Quality of life after first-ever stroke: An interviewbased study from Blantyre, Malawi|
Heikinheimo, T. & Chimbayo, D.
In post-stroke patients, impairment of quality of life (QOL) has been
associated with functional impairment, age, anxiety, depression, and
fatigue. Good social support, higher education, and better socioeconomic
status are associated with better QOL among stroke survivors. In Africa,
studies from Nigeria and Tanzania have reported on post-stroke QOL.
The aim of this study was to describe QOL more than six months after
first-ever stroke in Malawi.
This was an interview-based study about a stroke-surviving cohort. Adult
patients were interviewed six or twelve months after their first ever stroke.
HIV status, modified stroke severity scale (mNIHSS) score, and brain scan
results were recorded during the acute phase of stroke. At the time of the
interviews, the modified Rankin scale (mRS) was used to assess functional
outcome. The interviews applied the Newcastle Stroke-specific Quality of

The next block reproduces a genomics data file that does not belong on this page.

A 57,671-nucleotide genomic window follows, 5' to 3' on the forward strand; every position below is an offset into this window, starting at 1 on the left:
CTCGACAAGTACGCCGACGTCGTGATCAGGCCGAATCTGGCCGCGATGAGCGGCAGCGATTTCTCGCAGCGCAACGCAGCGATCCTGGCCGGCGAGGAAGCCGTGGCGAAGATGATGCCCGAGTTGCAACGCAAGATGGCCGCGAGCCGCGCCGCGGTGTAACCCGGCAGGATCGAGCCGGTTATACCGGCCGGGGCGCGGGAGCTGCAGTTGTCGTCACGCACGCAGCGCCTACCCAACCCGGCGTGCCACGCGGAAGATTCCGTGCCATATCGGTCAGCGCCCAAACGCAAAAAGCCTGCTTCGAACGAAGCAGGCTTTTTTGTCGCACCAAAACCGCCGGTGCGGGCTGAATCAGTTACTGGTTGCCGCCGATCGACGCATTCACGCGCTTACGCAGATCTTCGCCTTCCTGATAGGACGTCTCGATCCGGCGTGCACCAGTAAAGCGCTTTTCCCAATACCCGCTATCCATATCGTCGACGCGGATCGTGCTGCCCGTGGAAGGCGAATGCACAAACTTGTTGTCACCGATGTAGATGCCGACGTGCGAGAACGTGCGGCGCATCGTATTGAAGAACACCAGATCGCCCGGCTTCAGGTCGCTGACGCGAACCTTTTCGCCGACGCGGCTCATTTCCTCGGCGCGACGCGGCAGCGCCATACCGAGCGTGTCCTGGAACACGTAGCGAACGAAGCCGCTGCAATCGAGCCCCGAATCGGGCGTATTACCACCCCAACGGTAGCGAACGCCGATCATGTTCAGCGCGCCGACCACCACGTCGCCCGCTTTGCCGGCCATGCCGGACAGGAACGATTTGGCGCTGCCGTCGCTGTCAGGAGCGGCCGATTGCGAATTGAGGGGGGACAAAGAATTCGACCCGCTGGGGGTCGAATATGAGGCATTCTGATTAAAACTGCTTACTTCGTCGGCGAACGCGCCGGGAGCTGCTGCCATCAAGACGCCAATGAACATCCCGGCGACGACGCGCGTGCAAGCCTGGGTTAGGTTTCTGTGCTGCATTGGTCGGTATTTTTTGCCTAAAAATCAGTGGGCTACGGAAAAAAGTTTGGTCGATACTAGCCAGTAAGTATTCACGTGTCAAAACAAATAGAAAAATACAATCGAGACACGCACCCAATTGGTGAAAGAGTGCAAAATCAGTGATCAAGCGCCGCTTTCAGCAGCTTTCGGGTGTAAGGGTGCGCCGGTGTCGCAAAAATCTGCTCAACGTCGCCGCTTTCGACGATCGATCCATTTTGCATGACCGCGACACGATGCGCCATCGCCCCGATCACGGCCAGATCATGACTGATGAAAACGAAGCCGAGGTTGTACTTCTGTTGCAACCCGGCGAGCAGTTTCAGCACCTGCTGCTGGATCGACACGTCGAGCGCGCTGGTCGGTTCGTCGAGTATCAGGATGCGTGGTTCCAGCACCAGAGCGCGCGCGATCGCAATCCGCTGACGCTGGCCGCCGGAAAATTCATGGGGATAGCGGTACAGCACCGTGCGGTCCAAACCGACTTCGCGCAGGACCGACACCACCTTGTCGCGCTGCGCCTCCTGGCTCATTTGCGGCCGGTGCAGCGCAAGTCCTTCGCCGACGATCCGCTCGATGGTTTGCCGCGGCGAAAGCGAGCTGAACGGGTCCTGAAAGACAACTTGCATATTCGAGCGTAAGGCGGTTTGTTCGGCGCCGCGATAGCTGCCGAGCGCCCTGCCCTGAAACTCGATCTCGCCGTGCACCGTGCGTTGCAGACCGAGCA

Life Measure (NEWSQOL). All the data were analysed using Statview™:
the X2 test compared proportions, Student’s t-test compared means for
normally distributed data, and the Kruskal-Wallis test was used for nonparametric
Eighty-one patients were followed up at least six months after the acute
stroke. Twenty-five stroke patients (ten women) were interviewed with the
NEWSQOL questionnaire. Good functional outcome (lower mRS score)
was positively associated with better QOL in the domains of activities of
daily living (ADL)/self-care (p = 0.0024) and communication (p = 0.031).
Women scored worse in the fatigue (p = 0.0081) and cognition (p = 0.048)
domains. Older age was associated with worse QOL in the ADL (p =
0.0122) domain. Seven patients were HIV-seroreactive. HIV infection did
not affect post-stroke QOL.
In Malawi, within specific domains, QOL after stroke appeared to be
related to patients’ age, sex, and functional recovery in this small sample